How can misguided traditions and the theme, “we have always done it this way,” hide the purpose of the church?  

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Handling Traditions in the Church P 5

Are Traditions Robbing your Church?  

To the Pharisees, Jesus robbed their bank and stole their possessions. And, to a point He did, as He took away their presumptions and false ideas and replaced them with the Truth and the true intention God had for them (Hos. 6:6; Micah 6:6-8). They did not want the truth or what God had; they only wanted their postulations and the power to rule from their self-importance. The questions we have to ask ourselves are, are we robbing God of the opportunities He tries to give us?  Do we mix them up with habits, pride, and traditions?  Do we make grandstanding pretences, showing off our faith while we have a heart full of soot? Do our passions line up with political agendas, or the precepts of His Word? Passion is paramount, but it has to be grounded in God’s Truth, not the ideas and desires of man. Seek initiative and inspirations from Christ, not from traditions. Do not adhere to your faith and practice though the filter of traditions or habits. Rather, filter everything through the clarity of God’s Word!  

What can you do to make sure your passions line up with the precepts of His Word, and not with your political agendas, traditions, or habits? 

In Mathew 15, we are called to not be defiled by hypocrisy or allow our traditions to trump our purpose. Jesus confronted, head on, the hypocrisy of the religious leaders who had elevated their traditions over honoring and knowing God. This infuriated our Lord who called them to task and “gave them up” to themselves by saying, let them alone, which means, let their own evil ways bury them. It was total condemnation (Rom. 1:18-32)! They had their chance to repent, but the hardness of their will and the focus of their pride alienated them from the very thing they said they were honoring! Their traditions clouded them and their people from knowing the real God! Why such a strong stance from our Lord? Because, rituals and traditions can easily become equal to or even have more authority for men than God and His Word. They can elevate what is not important over what is. This is what many of us do today!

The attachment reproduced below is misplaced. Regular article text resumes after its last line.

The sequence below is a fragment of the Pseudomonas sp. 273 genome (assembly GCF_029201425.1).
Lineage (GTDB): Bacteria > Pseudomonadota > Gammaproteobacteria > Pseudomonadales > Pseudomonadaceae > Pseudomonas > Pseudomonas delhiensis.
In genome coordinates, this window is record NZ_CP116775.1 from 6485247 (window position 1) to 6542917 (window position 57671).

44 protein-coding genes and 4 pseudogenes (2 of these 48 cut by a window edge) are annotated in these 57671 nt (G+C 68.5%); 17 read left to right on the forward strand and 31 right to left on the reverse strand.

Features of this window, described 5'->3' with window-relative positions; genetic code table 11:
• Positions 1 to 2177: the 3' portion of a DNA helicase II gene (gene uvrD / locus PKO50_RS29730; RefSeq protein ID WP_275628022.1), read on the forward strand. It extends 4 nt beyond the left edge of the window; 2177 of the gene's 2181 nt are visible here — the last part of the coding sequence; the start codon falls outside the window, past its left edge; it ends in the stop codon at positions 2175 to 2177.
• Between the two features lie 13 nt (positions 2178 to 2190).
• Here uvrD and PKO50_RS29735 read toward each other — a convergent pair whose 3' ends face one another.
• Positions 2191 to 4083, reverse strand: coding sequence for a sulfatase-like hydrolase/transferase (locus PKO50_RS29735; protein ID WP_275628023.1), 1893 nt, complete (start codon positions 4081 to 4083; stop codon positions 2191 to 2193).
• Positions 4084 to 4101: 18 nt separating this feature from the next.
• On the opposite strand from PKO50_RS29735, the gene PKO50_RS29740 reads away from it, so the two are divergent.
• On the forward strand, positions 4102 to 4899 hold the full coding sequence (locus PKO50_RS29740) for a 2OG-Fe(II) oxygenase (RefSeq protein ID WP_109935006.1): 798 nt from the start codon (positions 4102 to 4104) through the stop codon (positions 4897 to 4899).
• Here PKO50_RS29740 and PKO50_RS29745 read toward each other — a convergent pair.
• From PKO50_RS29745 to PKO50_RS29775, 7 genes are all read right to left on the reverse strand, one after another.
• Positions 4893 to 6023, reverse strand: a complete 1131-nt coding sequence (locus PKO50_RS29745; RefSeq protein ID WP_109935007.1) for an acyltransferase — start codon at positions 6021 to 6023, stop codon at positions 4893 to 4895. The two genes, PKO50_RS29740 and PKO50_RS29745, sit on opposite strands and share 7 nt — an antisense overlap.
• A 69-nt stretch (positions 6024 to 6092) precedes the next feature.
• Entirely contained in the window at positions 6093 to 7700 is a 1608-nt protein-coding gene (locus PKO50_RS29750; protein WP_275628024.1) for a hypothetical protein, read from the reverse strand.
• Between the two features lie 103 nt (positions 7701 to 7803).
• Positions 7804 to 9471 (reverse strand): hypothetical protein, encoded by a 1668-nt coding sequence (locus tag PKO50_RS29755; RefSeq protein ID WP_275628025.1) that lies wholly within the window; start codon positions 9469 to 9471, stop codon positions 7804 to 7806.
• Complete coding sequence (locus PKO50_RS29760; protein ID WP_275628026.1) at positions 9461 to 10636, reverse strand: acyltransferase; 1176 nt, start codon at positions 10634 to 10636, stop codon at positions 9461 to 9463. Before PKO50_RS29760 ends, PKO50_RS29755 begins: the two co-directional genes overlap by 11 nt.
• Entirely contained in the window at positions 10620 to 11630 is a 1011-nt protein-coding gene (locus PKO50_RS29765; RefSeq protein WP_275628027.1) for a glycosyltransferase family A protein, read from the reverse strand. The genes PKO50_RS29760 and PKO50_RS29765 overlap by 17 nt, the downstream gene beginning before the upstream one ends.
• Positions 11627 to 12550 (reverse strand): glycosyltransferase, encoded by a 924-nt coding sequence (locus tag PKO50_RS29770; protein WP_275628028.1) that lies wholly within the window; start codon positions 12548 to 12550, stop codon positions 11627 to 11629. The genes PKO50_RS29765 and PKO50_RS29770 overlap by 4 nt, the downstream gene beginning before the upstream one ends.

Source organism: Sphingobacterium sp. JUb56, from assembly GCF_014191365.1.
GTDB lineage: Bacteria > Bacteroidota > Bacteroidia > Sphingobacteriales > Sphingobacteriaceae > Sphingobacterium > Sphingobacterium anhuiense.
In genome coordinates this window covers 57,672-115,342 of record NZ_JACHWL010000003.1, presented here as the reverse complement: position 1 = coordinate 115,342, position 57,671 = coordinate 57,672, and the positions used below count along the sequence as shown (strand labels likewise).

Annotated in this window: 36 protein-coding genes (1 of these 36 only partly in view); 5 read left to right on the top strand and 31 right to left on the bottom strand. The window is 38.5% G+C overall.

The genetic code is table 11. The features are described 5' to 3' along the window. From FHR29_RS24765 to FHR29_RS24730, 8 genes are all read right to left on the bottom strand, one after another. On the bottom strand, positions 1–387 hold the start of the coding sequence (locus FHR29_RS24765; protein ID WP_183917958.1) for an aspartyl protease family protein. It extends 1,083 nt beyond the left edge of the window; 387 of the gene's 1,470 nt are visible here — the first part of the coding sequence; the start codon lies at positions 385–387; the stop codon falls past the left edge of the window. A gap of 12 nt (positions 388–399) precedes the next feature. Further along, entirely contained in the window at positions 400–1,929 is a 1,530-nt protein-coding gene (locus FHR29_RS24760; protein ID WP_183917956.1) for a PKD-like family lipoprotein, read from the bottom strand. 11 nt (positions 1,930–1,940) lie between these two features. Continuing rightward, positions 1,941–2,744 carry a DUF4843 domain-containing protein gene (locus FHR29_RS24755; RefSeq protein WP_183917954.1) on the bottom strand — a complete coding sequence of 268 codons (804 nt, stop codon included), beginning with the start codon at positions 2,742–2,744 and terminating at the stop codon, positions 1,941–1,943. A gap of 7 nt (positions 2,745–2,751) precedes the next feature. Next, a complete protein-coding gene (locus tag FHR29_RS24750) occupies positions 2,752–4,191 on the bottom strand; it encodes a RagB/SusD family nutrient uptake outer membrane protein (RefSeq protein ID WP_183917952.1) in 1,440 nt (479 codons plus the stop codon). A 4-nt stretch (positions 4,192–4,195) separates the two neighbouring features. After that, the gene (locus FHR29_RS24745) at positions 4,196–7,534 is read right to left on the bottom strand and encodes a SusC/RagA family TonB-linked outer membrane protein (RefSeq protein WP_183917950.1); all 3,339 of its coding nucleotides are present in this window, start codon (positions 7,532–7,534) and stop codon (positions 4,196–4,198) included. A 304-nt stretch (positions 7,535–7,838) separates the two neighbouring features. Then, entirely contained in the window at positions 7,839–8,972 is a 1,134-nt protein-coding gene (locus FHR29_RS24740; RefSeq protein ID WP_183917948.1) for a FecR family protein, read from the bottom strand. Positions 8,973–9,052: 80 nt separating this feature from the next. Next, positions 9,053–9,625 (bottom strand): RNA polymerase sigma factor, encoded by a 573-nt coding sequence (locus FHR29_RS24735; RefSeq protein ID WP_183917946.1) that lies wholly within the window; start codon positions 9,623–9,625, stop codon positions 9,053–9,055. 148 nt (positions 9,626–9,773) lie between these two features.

Why and how did the Pharisees infuriate our Lord? How have you and your church perhaps done this in the past? How does your church do this now? What do you need to do? 

The Scribes and Pharisees relied on the repository of the wisdom of the people who came before, and those who discipled and taught them. This developed into the classic Jewish writings, and became their traditions and mindsets. Over the centuries since the captivity, commentary and the insights of another had become the norm in understanding God and the faith. Thus, the dependence was on traditions, not real faith or what God had plainly revealed. Perhaps the Scribes and Pharisees came to Jesus to evaluate whether He was a false teacher. What irony (Duet. 13:13-14)!  

Jesus pronounced total condemnation to the hypocritical Pharisees. Why? Was that fair? How about when church leaders today do the same? Should they also receive such reprimand? 

They had good traditions—or at least, they started out good. What Jesus confronted, the washing hands, was not about cleaning oneself before dinner or eating with filthy hands; rather, it was a specific ritual that the Pharisees followed but Jesus and His disciples did not. This tradition was meant to prepare one before God and give thanks for the meal, but as time went on, it mutated into legalism which consisted of how much water, how many rinses, the proper prayer, and so forth. It had no Scriptural basis, and was a perfect illustration of the pious, fraudulent Pharisees versus the Righteous Christ. 

What does your church need to do to seek the initiative and inspiration from Christ, and not just focus on traditions or personalities?